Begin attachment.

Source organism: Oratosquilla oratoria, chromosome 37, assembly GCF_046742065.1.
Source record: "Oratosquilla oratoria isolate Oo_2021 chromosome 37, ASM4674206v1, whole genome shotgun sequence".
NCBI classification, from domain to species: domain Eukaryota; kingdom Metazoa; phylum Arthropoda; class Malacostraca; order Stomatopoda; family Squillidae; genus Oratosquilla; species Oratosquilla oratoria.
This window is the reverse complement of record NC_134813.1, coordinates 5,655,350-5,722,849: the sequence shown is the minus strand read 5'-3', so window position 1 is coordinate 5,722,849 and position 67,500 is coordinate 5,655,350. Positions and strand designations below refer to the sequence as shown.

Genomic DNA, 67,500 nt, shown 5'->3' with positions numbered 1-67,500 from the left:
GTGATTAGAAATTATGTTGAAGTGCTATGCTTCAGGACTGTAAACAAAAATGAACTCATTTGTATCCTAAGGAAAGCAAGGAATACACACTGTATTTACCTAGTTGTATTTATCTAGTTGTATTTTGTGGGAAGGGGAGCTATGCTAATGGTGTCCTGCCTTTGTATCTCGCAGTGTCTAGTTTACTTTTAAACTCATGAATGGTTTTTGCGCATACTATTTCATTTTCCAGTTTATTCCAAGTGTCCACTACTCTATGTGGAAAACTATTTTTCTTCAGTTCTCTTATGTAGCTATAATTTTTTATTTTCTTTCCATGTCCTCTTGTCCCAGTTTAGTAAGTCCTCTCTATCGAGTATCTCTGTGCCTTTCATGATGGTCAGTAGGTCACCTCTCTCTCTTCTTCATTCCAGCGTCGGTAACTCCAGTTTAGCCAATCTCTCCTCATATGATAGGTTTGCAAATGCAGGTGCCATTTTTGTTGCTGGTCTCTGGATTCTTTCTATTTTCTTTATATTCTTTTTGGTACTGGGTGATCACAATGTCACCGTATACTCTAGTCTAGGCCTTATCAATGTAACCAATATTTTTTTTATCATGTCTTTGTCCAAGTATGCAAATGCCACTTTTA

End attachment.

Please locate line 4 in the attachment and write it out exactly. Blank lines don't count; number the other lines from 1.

This window is the reverse complement of record NC_134813.1, coordinates 5,655,350-5,722,849: the sequence shown is the minus strand read 5'-3', so window position 1 is coordinate 5,722,849 and position 67,500 is coordinate 5,655,350. Positions and strand designations below refer to the sequence as shown.